Probate records are a tremendous, though somewhat intimidating, source of genealogical information. Many family historians don’t realize that even poor ancestors may have left behind a probate file filled to the brim with valuable information. Popular genealogist and blogger Marian Pierre-Louis demystifies the process of finding and interpreting the probate records left behind by your ancestors. Date: Digital Recording Available (Download Here) Starting Time: On-Demand Length: 1 hour Price: $39.99 for individual video class or $59.99 for the complete Power Course Probing for Clues Presenter: … Learn More →

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Mrs. Bennett Goes to Washington (And Squeals in the Middle of the National Archives)

I squealed in the research room of the National Archives. Yes, squealed. Stood up, bounced on my toes, waved my hands, and went, “Eeepppp!” Nobody turned around, stared, or said a thing to me. I guess this must be a regular occurrence. Before I get to the reason I yelped, I should let you know a little about how I got there. Through careful planning, and in conjunction with my mother-in-law’s visit, I was able to spend two days at the National Archives in Washington, … Learn More →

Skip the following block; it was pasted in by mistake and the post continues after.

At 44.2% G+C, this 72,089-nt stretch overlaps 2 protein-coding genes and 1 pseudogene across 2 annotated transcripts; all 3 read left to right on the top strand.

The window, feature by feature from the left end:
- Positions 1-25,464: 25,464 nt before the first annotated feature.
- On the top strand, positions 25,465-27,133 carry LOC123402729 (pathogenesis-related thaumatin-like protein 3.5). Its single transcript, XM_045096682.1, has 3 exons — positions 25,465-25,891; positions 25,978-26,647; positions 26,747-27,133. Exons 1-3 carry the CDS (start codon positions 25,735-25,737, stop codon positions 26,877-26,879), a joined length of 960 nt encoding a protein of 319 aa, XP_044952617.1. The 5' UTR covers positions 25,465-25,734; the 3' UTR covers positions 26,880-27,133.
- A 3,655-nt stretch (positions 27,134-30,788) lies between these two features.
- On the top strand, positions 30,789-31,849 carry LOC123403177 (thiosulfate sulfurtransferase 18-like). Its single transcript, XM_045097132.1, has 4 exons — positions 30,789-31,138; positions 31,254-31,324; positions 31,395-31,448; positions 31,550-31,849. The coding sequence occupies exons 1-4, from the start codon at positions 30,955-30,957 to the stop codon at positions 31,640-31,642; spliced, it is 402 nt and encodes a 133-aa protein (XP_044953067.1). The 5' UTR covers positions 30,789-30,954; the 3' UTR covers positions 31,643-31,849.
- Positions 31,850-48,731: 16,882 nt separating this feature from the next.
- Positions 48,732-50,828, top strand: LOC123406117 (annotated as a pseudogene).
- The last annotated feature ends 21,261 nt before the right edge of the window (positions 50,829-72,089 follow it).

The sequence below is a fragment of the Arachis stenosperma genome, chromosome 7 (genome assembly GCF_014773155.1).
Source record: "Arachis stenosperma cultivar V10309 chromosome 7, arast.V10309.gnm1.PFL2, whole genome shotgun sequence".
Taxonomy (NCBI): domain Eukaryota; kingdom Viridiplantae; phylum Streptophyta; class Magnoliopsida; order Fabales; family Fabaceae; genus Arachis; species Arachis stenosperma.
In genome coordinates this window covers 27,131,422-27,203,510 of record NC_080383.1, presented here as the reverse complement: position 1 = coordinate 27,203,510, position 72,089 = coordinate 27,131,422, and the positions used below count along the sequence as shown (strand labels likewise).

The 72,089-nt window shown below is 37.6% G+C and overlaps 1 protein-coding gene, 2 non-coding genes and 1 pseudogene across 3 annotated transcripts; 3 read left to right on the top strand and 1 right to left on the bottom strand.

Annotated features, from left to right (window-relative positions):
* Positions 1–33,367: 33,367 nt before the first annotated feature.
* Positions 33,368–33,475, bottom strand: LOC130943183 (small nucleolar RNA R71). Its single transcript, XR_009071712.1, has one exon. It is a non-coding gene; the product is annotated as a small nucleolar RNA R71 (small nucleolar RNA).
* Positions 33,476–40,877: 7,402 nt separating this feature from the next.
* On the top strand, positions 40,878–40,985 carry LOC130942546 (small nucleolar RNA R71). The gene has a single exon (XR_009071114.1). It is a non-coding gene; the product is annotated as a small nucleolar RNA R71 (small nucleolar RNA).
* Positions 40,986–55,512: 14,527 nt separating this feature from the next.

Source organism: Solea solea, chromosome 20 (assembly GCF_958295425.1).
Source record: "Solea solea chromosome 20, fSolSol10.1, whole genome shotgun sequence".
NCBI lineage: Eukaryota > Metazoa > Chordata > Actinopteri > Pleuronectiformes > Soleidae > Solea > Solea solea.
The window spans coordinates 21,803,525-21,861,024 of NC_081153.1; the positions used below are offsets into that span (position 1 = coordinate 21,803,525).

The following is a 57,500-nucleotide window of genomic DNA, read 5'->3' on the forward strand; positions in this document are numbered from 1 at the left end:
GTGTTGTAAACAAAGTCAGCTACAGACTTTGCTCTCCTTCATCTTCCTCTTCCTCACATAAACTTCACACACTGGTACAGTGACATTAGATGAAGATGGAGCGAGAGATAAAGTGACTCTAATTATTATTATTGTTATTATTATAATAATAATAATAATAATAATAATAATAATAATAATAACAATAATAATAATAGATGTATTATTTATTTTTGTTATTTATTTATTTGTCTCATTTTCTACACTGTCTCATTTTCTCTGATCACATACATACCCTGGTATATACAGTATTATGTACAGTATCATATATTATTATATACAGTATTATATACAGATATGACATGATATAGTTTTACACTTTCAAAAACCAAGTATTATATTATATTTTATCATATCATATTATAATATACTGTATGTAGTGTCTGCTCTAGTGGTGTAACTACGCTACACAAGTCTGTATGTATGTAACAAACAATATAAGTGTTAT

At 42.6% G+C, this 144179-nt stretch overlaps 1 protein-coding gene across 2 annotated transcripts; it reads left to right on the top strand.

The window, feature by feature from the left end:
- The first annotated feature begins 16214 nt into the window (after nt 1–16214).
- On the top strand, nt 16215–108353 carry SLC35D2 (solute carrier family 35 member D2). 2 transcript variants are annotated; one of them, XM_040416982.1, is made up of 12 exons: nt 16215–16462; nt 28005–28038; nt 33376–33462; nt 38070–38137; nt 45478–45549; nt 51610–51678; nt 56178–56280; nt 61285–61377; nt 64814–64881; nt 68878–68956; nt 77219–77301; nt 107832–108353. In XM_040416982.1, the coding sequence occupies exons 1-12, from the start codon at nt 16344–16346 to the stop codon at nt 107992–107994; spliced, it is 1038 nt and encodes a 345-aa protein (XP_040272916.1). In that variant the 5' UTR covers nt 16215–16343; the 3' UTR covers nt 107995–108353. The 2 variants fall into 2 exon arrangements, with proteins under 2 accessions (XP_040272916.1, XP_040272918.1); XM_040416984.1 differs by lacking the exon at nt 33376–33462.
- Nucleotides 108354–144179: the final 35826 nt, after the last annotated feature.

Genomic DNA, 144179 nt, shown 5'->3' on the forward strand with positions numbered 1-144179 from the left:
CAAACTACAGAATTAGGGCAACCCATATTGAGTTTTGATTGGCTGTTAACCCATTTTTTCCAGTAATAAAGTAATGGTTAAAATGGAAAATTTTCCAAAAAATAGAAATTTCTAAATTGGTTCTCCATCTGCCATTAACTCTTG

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Were These Immigrant Ancestors Beamed Down?

Most Americans have at least some immigrants in their family tree. They took ships, trains, airplanes, and even walked into this country. That is, unless you are from my family, where I would swear they sprung fully formed in place like Athena from Zeus’s head. Tracking down those pesky immigrant ancestors has given me headaches, backaches, and eye strain. It has left me muttering to myself, the results of which were concerned looks from my boys and amused grins from my husband. In an attempt … Learn More →

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A Family Story Delivers a Knockout Punch

I never really knew my dad’s dad; he died just a few months after I turned two years old. There are a few recollections in my head of him; more impressions of him in my head than memories. However, I have pictures and stories. Boy, do I have stories. Growing up, there were several stories my grandmother would tell over and over again. The more outrageous or “wrong” a story was, the more likely she was to tell it, repeatedly. One of those stories was … Learn More →

Mary Jane Hayden and her youngest child, Mary Cordelia, in the mid-1870s

Genealogy Studies Lead to Research Breakthroughs

January was a busy month for classes and webinars. Not only did I take the course on the Civil War, but also Reverse Genealogy: Working Forward to Break Down Brick Walls taught by the Google Goddess, Lisa Louise Cooke. In addition, I also participated in the Kentucky Genealogy Crash Course: Find Your Bluegrass State Ancestors webinar lead by J. Mark Lowe. Both were excellent and gave me more than enough places to look, things to think about, and research to do. The Kentucky webinar is … Learn More →